I guess I understand the equation of the detailed balance condition, which states that for transition probability $q$ and stationary distribution $\pi$, a Markov Chain satisfies detailed balance if $$q(x|y)\pi(y)=q(y|x)\pi(x),$$

this makes more sense to me if I restate it as:

$$\frac{q(x|y)}{q(y|x)}= \frac{\pi(x)}{\pi(y)}. $$

Basically, the probability of transition from state $x$ to state $y$ should be proportional to the ratio of their probability densities.


It is not true that MCMC fulfilling detailed balance always yield the stationary distribution. You also need the process to be ergodic. Let's see why:

Consider $x$ to be a state of the set all possible states, and identify it by the index $i$. In a markov process, a distribution $p_t(i)$ evolves according to

$$p_t(i) = \sum_{j} \Omega_{j \rightarrow i} p_{t-1}(j)$$

where $\Omega_{j \rightarrow i}$ is the matrix denoting the transition probabilities (your $q(x|y)$).

So, we have that

$$p_t(i) = \sum_{j} (\Omega_{j \rightarrow i})^t p_{0}(j)$$

The fact that $\Omega_{j \rightarrow i}$ is a transition probability implies that its eigenvalues must belong to the interval [0,1].

In order to ensure that any initial distribution $p_{0}(j)$ converges to the asymptotic one, you have to ensure that

  • 1 There is only one eigenvalue of $\Omega$ with value 1 and it has a unique non-zero eigenvector.

To ensure that $\pi$ is the asymptotic distribution, you need to ensure that

  • 2 The eigenvector associated with eigenvalue 1 is $\pi$.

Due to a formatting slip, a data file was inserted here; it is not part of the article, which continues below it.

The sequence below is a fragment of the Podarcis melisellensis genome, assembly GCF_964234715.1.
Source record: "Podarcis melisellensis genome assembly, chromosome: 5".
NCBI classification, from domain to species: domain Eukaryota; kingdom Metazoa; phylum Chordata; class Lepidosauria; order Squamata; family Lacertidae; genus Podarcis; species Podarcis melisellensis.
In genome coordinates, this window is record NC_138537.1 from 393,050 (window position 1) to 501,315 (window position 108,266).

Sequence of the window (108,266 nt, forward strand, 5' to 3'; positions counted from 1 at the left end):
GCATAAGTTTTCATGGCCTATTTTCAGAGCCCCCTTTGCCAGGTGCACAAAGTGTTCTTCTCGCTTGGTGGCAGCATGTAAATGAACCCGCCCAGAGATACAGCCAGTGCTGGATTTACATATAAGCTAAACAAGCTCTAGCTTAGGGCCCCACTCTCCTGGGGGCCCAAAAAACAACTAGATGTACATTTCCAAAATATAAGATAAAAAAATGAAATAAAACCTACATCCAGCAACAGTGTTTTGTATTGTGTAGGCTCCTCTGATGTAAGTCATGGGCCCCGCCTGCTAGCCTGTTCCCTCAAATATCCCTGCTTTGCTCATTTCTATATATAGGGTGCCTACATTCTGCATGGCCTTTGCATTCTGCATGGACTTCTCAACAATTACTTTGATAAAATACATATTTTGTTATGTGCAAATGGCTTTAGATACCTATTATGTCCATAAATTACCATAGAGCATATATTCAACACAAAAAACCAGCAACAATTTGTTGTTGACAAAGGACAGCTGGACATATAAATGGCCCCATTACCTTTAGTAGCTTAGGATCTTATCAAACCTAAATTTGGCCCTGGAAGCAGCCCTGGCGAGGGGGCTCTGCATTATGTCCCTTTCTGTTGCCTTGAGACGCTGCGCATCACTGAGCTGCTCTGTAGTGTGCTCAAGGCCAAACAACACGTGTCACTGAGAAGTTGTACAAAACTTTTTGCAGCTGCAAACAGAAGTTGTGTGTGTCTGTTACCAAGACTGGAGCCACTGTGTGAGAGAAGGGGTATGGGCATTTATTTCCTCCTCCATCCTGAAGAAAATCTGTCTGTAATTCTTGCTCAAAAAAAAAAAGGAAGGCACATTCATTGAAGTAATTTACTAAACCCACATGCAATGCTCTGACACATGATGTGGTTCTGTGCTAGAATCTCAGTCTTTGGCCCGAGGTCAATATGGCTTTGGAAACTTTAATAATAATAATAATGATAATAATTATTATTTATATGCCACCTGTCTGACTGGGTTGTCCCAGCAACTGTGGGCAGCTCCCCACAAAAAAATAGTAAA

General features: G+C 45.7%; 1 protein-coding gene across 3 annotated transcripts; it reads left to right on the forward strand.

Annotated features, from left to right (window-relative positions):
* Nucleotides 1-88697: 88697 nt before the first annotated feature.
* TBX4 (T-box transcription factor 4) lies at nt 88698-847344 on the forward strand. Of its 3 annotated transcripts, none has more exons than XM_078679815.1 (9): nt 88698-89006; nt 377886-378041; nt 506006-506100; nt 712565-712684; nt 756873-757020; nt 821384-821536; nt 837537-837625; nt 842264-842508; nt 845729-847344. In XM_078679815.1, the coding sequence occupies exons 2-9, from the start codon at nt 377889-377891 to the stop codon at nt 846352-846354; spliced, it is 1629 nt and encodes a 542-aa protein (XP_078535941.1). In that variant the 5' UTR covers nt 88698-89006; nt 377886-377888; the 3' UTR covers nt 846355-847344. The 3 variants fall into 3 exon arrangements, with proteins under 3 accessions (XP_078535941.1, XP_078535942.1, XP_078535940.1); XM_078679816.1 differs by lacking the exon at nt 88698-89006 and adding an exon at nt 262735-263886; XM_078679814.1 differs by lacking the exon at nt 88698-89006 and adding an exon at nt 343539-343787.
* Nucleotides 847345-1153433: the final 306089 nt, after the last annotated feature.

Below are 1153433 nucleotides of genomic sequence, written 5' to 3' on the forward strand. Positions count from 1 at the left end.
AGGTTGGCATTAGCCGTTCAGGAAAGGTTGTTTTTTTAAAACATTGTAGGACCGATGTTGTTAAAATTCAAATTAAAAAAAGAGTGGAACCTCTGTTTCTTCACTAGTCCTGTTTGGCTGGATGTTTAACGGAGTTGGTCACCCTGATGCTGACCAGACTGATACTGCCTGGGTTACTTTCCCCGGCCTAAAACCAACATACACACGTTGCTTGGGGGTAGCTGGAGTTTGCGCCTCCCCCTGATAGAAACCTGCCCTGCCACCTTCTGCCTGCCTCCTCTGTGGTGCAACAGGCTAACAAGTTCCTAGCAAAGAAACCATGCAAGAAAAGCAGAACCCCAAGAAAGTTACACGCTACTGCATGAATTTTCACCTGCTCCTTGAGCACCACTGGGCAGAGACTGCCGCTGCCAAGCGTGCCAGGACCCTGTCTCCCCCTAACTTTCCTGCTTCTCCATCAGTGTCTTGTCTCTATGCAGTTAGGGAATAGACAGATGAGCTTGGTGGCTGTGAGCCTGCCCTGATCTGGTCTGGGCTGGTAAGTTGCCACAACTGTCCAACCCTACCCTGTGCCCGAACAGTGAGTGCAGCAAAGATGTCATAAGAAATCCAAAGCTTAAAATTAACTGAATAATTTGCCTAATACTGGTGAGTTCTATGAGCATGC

Ergodicity implies 1., detailed balance implies 2., and that is why both form a necessary and sufficient condition of asymptotic convergence.

Why detailed balance implies 2:

Starting from

$$p(i)\Omega_{ij} = \Omega_{ji} p(j)$$

and summing over $j$ in both sides, we obtain

$$p(i) = \sum_{j}\Omega_{ji} p(j)$$

because $\sum_{j} \Omega_{ij} = 1$, since you always transit to somewhere.

The above equation is the definition of eigenvalue 1, (easier to see if you write it in vector form:)

$$ 1.v = \Omega\cdot v$$

  • $\begingroup$ The OP does not ask whether it is unique or not he asks how does MCMC with detailed balance is enough to yield an invariant probability density. $\endgroup$ – gatsu Jun 7 '17 at 8:59
  • 1
    $\begingroup$ The first sentence of this answer is "It is not true that MCMC fulfilling detailed balance always yield the stationary distribution." So, no, detailed balance is not enough to yield and invariant density... How does that does not answer the question? $\endgroup$ – Jorge Leitão Jun 7 '17 at 20:10

I think it does, because for an irreducible MC if detailed balance is satisfied then it has a unique stationary distribution, but for it to be independent of initial distribution it also has to be aperiodic.

In case of MCMC we start from a data point and then propose a new point. We may or may not move to the proposed point i.e we have a self loop which makes an irreducible MC aperiodic.

Now by virtue of satisfying DB it also has positive recurrent states, i.e mean return time to the states is finite. So the chain that we construct in MCMC is irreducible, aperiodic and positive recurrent, which means it is an ergodic chain.

We know that for an irreducible ergodic chain a stationary distribution exists which is unique and independent of initial distribution.


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